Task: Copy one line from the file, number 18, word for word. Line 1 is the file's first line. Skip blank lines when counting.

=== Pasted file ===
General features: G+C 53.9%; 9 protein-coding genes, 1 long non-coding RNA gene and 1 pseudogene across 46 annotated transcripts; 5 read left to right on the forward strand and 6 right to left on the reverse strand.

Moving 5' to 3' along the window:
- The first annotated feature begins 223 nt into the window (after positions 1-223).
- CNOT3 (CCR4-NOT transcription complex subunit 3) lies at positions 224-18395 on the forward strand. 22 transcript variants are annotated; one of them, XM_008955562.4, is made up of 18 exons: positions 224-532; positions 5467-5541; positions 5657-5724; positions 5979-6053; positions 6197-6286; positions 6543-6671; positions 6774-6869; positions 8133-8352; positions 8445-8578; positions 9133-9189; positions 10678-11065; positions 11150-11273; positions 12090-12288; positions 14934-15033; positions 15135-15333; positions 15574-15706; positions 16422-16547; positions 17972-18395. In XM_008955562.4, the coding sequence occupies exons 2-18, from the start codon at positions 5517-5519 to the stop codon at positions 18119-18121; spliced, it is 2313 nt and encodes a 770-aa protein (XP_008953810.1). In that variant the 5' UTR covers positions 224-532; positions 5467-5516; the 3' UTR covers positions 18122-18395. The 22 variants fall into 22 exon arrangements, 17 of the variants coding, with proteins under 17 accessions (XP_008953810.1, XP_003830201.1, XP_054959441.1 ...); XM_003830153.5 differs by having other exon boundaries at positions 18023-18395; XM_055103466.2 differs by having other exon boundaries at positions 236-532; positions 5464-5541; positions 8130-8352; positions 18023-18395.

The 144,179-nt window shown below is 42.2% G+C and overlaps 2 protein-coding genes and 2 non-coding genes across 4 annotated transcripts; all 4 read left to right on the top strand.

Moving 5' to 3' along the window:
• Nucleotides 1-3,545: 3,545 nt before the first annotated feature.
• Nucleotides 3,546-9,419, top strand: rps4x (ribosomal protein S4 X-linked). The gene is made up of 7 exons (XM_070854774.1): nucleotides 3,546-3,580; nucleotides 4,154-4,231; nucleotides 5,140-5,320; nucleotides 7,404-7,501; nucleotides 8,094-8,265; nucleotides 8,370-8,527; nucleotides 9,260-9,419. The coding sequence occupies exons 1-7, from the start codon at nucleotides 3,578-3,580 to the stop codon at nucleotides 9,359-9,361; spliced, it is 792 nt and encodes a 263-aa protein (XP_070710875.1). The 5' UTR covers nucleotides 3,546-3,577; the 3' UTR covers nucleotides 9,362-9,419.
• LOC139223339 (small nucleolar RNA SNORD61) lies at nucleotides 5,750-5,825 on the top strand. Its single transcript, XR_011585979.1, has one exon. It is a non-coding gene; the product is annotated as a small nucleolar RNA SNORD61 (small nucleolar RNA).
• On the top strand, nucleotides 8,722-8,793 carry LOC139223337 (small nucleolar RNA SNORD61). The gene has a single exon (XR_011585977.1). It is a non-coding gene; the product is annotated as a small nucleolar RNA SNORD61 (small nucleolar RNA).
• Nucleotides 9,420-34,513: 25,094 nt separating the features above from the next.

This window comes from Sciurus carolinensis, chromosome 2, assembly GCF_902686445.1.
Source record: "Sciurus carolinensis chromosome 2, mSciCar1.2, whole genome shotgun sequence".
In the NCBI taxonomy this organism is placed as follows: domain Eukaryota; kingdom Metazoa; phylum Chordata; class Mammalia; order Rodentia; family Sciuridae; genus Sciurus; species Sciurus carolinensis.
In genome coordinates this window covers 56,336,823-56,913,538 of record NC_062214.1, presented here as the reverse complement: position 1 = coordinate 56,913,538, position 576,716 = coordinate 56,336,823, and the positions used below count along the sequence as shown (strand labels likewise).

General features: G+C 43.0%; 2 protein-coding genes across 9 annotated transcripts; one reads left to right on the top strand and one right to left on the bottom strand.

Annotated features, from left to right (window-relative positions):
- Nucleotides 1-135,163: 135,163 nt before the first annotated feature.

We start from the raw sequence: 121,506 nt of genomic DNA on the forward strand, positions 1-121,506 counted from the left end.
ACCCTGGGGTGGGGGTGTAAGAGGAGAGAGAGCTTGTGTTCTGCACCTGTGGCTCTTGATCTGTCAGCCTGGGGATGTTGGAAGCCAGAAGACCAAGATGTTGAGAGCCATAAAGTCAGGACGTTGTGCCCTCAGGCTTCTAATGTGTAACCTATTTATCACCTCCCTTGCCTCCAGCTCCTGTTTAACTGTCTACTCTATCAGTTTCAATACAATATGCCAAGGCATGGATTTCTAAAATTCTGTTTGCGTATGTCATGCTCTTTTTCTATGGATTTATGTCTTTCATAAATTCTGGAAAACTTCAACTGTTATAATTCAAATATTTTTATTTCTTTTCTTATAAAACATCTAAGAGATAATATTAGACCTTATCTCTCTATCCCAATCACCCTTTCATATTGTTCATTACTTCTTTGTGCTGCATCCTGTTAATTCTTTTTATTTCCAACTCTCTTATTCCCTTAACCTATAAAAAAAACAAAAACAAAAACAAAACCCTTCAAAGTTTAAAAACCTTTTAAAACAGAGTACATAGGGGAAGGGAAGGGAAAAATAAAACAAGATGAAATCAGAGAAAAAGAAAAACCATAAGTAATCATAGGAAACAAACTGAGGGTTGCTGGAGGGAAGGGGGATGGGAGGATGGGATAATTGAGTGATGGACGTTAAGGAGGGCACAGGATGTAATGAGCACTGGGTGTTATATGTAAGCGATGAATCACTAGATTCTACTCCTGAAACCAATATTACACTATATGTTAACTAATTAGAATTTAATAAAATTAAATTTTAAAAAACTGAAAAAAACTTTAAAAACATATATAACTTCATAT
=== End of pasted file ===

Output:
- Nucleotides 1-135,163: 135,163 nt before the first annotated feature.